Of course, there are some books laced with so much gold, you’d be remiss to put them off (see: Nassim Nicholas Taleb). But it’s going to help like a flashlight in a power outage if you have a supplemental information injection coming at you every Monday.

Even if you’ve already read every top 100 non-fiction book ever, benefits are aplenty with Notevantage:

1) Refresh and remind you of valuable information
2) Exposure to a different interpretation
3) Randomness coming at you predictably

Tempted? Grab a subscription.

The post Books Take Too Long to Read, Here’s a Shortcut to Investing in Invormation appeared first on Notevantage.

from Notevantage

An Educational Subscription Service Based on Information Investing

If you’re not quite sure what you’re looking for but you know you’re looking for something, you probably just found it.

Notevantage is a subscription service where I send you great tidbits, gold nuggets, etc. from the non-fiction books I read. It’s random and completely novel – there’s absolutely nothing else out there like it.

If you were trying to categorize Notevantage, you’d throw up your hands and file it under book summary services like Blinkist and Get Abstract.

But I’m not outsourcing people to churn out book summaries like McDonald’s assembly line hamburgers. This isn’t a streamlined business model; it’s a me-lined concept.

I curate what tidbits get send out from my personal notes. And then when I deem some anecdote or key piece of info worthy of sending out, I dive into it and cover everything in-depth, from explanation to illustrations to how you can use that gold nugget to make a real, tangible, practical benefit to YOU.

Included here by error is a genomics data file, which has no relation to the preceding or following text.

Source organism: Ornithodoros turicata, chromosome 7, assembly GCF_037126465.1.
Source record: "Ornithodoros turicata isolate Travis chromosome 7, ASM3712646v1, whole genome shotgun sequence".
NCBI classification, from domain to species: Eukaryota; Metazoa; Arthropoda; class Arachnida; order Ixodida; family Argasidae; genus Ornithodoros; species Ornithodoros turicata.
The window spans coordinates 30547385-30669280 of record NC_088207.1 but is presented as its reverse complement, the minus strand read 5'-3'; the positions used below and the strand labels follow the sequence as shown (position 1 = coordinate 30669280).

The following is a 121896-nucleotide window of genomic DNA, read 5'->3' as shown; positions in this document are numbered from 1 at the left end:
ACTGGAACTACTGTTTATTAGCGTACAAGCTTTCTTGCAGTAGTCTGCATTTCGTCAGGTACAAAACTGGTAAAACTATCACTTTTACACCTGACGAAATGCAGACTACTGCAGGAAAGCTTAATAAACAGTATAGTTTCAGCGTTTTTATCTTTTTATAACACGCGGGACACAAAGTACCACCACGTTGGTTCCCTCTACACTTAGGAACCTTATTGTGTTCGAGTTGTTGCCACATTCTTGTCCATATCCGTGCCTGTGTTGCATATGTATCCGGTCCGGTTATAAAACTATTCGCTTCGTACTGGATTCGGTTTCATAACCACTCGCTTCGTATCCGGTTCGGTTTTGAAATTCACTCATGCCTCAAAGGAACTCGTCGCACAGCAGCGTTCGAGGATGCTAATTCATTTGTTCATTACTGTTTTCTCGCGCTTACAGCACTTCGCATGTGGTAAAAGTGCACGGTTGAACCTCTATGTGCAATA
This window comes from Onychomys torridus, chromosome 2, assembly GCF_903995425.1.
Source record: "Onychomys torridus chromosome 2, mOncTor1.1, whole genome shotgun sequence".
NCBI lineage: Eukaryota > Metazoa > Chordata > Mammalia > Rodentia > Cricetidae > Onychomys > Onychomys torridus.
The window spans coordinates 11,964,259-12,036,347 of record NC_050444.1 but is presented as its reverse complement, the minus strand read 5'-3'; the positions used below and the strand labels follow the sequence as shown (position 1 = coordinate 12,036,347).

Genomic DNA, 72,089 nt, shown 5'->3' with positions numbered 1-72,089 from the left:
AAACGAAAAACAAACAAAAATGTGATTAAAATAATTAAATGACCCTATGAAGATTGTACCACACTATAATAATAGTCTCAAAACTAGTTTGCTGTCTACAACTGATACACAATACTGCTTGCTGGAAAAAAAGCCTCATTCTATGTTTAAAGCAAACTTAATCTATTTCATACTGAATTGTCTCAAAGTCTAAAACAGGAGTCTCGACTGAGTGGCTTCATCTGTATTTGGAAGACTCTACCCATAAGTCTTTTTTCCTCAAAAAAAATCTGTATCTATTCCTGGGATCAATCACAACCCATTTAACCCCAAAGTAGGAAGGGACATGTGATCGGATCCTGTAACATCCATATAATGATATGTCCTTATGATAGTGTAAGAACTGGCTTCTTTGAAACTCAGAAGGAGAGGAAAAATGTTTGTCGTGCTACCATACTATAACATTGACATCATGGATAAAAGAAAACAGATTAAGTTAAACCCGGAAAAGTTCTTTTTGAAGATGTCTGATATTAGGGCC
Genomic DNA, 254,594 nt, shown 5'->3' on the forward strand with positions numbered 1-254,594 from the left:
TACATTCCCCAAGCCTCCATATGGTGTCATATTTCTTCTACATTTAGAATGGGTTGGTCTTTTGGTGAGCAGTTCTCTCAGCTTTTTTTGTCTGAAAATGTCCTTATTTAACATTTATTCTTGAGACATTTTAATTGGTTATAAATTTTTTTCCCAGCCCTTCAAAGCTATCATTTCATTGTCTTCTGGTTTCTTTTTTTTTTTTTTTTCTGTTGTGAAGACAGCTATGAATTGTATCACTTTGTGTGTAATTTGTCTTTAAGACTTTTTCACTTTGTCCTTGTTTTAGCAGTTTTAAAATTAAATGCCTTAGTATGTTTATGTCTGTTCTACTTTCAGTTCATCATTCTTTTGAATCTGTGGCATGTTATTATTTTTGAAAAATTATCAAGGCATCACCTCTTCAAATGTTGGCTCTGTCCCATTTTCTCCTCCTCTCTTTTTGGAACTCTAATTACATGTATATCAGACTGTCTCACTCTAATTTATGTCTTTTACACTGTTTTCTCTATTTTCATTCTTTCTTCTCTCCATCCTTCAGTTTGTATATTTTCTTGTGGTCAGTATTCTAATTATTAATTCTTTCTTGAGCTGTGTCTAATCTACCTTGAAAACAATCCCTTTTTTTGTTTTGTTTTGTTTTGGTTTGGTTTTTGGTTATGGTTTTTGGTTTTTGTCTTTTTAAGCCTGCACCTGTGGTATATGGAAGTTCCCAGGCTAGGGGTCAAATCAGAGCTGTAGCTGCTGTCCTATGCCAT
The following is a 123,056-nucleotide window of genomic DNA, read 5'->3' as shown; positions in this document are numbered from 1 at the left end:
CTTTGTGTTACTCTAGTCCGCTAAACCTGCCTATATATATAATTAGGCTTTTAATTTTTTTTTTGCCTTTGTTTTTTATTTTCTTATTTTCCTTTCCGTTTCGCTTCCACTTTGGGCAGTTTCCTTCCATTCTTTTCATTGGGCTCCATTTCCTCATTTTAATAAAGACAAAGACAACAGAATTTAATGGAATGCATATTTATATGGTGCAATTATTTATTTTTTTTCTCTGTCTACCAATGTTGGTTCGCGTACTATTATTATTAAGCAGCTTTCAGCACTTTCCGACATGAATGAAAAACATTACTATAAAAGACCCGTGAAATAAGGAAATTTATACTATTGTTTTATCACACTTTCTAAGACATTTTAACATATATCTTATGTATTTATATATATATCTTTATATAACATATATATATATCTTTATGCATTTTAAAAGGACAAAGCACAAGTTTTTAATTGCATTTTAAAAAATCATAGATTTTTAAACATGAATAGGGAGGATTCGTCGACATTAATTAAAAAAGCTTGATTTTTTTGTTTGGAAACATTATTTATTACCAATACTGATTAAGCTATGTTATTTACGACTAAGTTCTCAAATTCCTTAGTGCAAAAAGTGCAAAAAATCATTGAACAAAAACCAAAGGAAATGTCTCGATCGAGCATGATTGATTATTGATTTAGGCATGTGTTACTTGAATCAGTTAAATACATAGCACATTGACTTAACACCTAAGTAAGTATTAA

Emails go out once a week, on Monday, and they’re completely random.

Random as in I don’t know what I’m going to write about each week, like The Joker, I just do.

Some other reasons why your instincts of subscribing are correct:

– It’s a hack towards getting excellent book recommendations in which you get a specific window into the book before you buy
– It’s informal learning. You scroll mindlessly on your phone through Twitter, Facebook, and Instagram – why not displace the social media with some positive impact information
– It’s not a big, official undergoing. No need to take a big inhale before you start. It’s just a book tidbit that’s hyper focused on.

And let’s keep in mind that tidbits are the best of the best of the books you read so they’re good stuff.

It’s like if someone went through a big Halloween bag of Starburst and just handed you all the cherries.

Start out with a month for $5 or save money by going for the year at $45.

Click here to subscribe now.

The post An Educational Subscription Service Based on Information Investing appeared first on Notevantage.

from Notevantage